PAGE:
Album Review: England Keep My Bones // Frank Turner


Not everyone grows up to be Freddie Mercury, but you know what? Frank Turner is a pretty close second and a decade on from the release of the hit album England Keep My Bones, his army of fans is rejoicing.

Ten years on and the bread and butter of this album remain just as touching. ‘Eulogy’ still has the ability to make the hairs on my arms stand on end, with its rough and rugged sound made even more moving in the El Paso demo, which has a proper uncut and upfront feel to it. ‘I Still Believe’ is still the anthem it was when I first heard it ten years ago and ‘Glory Hallelujah’ still makes us screaming, rebellious fourteen-year-olds wondering if this is where we fit in with its anarchist sentiments.

The demo session version of the moving ‘I Am Disappeared’ is both joyful and morose despite it’s upsetting theme of uncertainty. It is made so much better for the slightly more haphazard production, making it catchier and more relaxed; it immediately and mindlessly joined my playlists.. This album is one of joy, anger, rebellion and authenticity, all things that haven’t dissipated over the last ten years and have instead been more deeply entrenched in the demos on this release, and particularly set in stone by the acoustic and acapella versions it carries with it. 

Interview: Frank Turner

Adding in these versions was brave but to be expected. Frank Turner’s last priority seems to be looking or sounding good; the additions are a vehicle for Frank’s authentic and underproduced sound, expressing his emotions in song. Crackly and rough around the edges, the new additions to this album showcase the honesty of Turner as a performer. The inclusion of these versions portrays Turner as he would like to be seen, a little chaotic and impromptu, a few drinks down at the local, whipping out a guitar in Winchester institution The Railway Inn. But when you hear his songs, one after another, giving and taking whatever they need to and from the listener; they are simply beautiful, except maybe for ‘Barbara Allen’, which is just a bit too rough and folky compared to the original album.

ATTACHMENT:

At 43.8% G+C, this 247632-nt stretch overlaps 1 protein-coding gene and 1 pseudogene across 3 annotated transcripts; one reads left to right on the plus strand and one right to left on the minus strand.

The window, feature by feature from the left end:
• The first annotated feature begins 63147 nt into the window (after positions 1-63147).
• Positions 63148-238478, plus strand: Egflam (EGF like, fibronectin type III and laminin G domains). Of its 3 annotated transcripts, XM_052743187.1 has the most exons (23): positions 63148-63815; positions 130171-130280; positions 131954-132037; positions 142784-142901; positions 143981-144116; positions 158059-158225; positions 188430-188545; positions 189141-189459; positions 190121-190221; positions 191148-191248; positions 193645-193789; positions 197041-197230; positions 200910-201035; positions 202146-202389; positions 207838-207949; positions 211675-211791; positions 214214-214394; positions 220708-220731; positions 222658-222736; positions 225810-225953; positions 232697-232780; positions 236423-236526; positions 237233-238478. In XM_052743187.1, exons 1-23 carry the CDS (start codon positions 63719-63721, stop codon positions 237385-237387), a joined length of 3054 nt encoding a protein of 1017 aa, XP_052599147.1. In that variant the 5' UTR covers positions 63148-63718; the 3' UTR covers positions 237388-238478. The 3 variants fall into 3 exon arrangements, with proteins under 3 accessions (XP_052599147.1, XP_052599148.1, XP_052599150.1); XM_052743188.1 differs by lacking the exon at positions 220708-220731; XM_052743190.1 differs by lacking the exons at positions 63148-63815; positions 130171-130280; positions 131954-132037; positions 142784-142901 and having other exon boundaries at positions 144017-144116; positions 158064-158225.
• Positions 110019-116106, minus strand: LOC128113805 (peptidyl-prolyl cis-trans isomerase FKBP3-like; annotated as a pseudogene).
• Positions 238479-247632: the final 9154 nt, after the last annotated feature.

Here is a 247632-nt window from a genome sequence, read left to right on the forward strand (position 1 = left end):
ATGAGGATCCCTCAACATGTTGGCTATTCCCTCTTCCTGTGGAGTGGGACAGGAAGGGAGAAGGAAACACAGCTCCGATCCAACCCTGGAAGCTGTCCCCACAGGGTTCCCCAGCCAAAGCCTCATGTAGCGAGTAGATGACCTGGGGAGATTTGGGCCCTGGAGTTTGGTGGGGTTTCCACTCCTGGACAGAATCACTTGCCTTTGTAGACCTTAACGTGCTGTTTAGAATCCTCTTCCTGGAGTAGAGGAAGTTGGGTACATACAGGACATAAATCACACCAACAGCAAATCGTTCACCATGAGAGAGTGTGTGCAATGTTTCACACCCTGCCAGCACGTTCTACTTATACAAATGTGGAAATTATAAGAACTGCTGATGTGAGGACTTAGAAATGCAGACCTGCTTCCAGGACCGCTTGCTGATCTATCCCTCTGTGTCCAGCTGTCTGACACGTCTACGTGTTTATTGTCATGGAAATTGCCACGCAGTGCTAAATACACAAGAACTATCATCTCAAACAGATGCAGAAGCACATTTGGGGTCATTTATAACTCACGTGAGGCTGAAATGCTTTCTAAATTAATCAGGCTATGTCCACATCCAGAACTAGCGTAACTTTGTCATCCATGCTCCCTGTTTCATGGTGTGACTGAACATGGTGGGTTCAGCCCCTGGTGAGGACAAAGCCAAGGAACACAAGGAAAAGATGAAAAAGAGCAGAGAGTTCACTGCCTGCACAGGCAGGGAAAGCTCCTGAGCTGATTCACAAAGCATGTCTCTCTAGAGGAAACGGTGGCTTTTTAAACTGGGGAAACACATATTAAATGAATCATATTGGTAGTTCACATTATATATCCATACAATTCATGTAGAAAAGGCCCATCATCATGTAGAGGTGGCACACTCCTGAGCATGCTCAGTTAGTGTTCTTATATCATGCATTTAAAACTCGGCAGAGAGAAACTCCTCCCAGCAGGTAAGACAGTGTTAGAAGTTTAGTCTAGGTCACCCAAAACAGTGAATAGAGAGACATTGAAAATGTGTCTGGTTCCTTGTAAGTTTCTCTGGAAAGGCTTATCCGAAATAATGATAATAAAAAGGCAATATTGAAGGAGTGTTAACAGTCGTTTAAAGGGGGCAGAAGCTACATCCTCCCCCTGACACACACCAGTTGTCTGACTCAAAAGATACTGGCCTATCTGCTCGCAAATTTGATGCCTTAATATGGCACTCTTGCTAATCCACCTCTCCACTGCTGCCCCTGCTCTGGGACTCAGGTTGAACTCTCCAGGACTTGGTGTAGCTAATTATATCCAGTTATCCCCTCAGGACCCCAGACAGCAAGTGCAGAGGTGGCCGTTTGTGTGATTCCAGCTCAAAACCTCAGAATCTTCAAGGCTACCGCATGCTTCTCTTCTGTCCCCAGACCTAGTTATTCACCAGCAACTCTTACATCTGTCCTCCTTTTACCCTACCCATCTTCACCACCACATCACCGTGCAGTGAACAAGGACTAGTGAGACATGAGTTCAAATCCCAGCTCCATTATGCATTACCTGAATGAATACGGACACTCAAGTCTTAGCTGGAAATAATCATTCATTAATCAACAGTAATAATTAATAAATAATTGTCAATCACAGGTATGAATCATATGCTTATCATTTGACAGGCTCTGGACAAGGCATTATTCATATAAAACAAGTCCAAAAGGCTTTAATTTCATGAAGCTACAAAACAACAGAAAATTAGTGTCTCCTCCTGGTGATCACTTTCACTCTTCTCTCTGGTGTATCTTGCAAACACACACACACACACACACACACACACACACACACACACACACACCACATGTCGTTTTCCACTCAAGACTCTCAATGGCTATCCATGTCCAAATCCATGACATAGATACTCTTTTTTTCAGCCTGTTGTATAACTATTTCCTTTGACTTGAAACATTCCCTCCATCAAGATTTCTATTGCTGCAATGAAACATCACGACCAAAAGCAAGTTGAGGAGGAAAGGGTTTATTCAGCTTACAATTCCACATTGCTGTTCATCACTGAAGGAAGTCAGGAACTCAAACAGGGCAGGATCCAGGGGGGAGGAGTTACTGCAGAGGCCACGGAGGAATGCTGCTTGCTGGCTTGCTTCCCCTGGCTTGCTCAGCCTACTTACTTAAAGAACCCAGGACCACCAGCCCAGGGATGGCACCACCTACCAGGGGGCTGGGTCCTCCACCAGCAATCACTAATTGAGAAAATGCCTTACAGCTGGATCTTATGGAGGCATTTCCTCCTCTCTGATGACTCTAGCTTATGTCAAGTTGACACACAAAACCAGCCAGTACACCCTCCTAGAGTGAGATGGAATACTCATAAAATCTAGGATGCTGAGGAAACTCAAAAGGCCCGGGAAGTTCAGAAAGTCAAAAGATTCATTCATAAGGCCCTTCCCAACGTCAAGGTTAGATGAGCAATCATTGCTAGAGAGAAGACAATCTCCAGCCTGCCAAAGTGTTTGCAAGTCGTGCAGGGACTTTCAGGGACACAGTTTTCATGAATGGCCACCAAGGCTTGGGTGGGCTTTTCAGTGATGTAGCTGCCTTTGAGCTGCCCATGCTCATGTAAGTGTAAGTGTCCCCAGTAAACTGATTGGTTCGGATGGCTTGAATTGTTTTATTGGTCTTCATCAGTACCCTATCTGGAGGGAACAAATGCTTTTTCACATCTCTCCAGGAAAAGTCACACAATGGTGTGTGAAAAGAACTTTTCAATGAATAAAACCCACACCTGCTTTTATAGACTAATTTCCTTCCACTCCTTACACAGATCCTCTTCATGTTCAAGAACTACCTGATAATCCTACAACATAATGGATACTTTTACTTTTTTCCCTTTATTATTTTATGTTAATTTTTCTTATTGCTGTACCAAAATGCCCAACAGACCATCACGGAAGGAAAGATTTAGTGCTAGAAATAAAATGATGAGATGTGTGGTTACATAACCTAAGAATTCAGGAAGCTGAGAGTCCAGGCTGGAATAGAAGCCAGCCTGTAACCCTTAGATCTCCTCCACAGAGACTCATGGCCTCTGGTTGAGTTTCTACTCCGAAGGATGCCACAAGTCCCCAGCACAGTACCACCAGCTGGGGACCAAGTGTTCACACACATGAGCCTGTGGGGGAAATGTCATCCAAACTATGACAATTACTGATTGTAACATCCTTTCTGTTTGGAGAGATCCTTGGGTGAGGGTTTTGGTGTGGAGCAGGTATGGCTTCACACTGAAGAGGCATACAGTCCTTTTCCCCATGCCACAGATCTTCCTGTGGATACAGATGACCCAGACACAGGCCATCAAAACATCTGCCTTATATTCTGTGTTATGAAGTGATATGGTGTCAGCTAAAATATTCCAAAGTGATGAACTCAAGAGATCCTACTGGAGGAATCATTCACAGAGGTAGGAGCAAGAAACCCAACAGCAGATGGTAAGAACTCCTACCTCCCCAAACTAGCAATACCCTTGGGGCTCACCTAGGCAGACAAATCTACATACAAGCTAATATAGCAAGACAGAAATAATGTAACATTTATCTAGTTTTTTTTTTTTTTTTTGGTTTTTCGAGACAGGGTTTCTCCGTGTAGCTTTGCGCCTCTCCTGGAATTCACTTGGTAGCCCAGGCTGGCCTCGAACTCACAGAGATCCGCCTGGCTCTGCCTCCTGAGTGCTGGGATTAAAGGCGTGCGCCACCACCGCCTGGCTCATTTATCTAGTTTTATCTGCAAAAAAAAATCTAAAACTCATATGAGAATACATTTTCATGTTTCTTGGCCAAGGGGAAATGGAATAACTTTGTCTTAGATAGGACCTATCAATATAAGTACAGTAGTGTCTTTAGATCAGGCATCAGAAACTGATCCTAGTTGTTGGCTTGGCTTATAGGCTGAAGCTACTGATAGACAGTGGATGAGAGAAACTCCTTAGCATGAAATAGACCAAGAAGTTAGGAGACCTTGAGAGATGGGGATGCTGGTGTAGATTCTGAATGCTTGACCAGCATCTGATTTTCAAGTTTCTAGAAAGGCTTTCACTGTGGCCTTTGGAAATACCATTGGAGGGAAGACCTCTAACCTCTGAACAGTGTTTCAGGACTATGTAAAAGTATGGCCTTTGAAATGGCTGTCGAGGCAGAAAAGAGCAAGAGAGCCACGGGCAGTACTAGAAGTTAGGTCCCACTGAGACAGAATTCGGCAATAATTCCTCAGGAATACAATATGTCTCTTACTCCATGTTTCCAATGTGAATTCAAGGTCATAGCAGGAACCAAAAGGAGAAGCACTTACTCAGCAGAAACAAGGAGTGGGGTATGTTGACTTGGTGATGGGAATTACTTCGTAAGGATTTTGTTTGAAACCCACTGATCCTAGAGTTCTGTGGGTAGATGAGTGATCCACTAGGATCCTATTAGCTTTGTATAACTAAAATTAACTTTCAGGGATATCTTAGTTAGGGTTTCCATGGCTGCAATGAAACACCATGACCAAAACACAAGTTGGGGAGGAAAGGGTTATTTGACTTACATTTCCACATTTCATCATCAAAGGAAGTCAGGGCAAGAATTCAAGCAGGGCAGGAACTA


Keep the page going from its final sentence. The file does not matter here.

Like Amy, the ongoing melancholia disguised in a hefty drum beat and grabbing tempo will never go away when it comes to Winchester’s very own Frank Turner, making music. Whether it was the rippling cries of ‘I Still Believe’ in a bustling festival crowd that set you into a spiral of love for Frank, or maybe you too sat on the back of a bus and let ‘Glory Hallelujah’ coarse through you… Whatever brought you to his music, England Keep My Bones was and still is one of the biggest reasons to stay.

They make new Disney versions of films they have done before every so many years so that new generations get to experience them. I think we need to start doing the same for Frank Turner albums. See you all for Tape Deck Heart. 

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